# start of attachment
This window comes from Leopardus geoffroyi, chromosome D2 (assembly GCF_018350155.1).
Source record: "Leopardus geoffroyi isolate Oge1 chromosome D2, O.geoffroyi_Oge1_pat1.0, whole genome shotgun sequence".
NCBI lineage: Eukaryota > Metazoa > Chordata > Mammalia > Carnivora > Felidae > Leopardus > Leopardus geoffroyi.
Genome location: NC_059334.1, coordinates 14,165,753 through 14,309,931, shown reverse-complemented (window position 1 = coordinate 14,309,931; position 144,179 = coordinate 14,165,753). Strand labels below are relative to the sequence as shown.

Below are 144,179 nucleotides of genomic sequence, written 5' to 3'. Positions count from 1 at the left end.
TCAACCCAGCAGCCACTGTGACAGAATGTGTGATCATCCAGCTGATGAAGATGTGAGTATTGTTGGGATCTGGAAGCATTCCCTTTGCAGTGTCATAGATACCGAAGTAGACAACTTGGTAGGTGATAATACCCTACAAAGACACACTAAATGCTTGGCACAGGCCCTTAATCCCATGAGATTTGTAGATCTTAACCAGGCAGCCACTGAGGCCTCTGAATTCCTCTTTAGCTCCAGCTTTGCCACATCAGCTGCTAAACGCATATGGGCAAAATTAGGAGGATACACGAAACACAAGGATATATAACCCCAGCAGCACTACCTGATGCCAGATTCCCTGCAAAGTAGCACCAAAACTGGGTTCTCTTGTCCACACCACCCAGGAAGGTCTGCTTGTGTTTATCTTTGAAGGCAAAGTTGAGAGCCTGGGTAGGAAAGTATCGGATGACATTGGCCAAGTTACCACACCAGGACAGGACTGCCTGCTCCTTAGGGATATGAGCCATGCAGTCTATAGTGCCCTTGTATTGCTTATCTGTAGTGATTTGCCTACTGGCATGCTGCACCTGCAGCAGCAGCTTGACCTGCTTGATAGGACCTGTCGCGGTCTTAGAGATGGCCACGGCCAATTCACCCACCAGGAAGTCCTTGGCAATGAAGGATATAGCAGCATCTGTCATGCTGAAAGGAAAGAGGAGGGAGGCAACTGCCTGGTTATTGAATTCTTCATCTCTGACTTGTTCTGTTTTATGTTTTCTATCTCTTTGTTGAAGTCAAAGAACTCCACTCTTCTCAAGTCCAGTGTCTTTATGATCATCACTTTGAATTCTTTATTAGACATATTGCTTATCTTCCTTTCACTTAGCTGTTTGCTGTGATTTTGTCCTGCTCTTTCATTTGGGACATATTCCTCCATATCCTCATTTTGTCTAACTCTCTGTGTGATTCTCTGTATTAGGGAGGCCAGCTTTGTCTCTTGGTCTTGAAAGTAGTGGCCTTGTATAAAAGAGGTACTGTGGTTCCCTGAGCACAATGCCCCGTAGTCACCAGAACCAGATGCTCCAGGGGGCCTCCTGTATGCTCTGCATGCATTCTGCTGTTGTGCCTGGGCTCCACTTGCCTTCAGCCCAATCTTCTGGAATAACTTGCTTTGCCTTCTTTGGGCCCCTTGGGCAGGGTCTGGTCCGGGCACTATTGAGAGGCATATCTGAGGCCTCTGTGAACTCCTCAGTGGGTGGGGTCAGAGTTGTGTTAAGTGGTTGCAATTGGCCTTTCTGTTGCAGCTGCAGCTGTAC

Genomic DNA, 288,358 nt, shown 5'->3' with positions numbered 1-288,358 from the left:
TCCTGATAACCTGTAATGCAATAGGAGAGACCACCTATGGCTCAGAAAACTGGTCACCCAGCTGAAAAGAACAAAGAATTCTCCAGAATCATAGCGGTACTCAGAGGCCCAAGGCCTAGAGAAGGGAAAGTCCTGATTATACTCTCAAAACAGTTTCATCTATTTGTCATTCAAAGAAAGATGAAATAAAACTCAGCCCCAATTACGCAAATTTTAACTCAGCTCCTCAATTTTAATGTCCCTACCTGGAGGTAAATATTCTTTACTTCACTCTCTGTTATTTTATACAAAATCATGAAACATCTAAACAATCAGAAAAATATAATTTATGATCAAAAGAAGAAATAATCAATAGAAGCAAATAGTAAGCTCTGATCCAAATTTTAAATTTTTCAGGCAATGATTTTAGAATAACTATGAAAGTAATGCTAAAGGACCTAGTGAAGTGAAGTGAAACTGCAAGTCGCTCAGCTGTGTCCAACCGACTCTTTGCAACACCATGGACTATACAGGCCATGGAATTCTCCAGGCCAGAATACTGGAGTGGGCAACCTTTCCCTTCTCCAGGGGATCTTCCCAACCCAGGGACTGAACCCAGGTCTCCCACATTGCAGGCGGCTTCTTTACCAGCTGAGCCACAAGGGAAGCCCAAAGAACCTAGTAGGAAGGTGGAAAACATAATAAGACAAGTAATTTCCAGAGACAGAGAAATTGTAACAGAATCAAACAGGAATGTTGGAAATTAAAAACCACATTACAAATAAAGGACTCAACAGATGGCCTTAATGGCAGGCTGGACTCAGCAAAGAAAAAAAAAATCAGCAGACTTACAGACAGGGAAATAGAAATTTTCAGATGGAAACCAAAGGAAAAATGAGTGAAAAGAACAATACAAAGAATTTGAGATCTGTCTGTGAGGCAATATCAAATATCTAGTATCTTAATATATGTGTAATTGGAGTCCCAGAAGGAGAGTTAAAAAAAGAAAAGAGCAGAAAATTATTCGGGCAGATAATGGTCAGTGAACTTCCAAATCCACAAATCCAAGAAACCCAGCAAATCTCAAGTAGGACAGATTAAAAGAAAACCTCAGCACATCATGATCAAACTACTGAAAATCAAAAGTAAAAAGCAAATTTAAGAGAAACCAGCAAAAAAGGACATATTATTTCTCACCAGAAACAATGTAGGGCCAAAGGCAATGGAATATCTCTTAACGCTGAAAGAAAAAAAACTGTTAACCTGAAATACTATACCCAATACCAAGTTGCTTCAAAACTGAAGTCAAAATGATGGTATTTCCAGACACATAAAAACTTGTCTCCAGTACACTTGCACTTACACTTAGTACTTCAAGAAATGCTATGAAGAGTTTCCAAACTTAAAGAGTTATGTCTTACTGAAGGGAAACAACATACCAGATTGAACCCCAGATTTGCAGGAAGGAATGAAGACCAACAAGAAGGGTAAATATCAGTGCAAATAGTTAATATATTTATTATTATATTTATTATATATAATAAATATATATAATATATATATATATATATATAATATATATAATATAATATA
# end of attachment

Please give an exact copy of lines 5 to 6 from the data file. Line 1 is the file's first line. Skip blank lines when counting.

Below are 144,179 nucleotides of genomic sequence, written 5' to 3'. Positions count from 1 at the left end.
TCAACCCAGCAGCCACTGTGACAGAATGTGTGATCATCCAGCTGATGAAGATGTGAGTATTGTTGGGATCTGGAAGCATTCCCTTTGCAGTGTCATAGATACCGAAGTAGACAACTTGGTAGGTGATAATACCCTACAAAGACACACTAAATGCTTGGCACAGGCCCTTAATCCCATGAGATTTGTAGATCTTAACCAGGCAGCCACTGAGGCCTCTGAATTCCTCTTTAGCTCCAGCTTTGCCACATCAGCTGCTAAACGCATATGGGCAAAATTAGGAGGATACACGAAACACAAGGATATATAACCCCAGCAGCACTACCTGATGCCAGATTCCCTGCAAAGTAGCACCAAAACTGGGTTCTCTTGTCCACACCACCCAGGAAGGTCTGCTTGTGTTTATCTTTGAAGGCAAAGTTGAGAGCCTGGGTAGGAAAGTATCGGATGACATTGGCCAAGTTACCACACCAGGACAGGACTGCCTGCTCCTTAGGGATATGAGCCATGCAGTCTATAGTGCCCTTGTATTGCTTATCTGTAGTGATTTGCCTACTGGCATGCTGCACCTGCAGCAGCAGCTTGACCTGCTTGATAGGACCTGTCGCGGTCTTAGAGATGGCCACGGCCAATTCACCCACCAGGAAGTCCTTGGCAATGAAGGATATAGCAGCATCTGTCATGCTGAAAGGAAAGAGGAGGGAGGCAACTGCCTGGTTATTGAATTCTTCATCTCTGACTTGTTCTGTTTTATGTTTTCTATCTCTTTGTTGAAGTCAAAGAACTCCACTCTTCTCAAGTCCAGTGTCTTTATGATCATCACTTTGAATTCTTTATTAGACATATTGCTTATCTTCCTTTCACTTAGCTGTTTGCTGTGATTTTGTCCTGCTCTTTCATTTGGGACATATTCCTCCATATCCTCATTTTGTCTAACTCTCTGTGTGATTCTCTGTATTAGGGAGGCCAGCTTTGTCTCTTGGTCTTGAAAGTAGTGGCCTTGTATAAAAGAGGTACTGTGGTTCCCTGAGCACAATGCCCCGTAGTCACCAGAACCAGATGCTCCAGGGGGCCTCCTGTATGCTCTGCATGCATTCTGCTGTTGTGCCTGGGCTCCACTTGCCTTCAGCCCAATCTTCTGGAATAACTTGCTTTGCCTTCTTTGGGCCCCTTGGGCAGGGTCTGGTCCGGGCACTATTGAGAGGCATATCTGAGGCCTCTGTGAACTCCTCAGTGGGTGGGGTCAGAGTTGTGTTAAGTGGTTGCAATTGGCCTTTCTGTTGCAGCTGCAGCTGTAC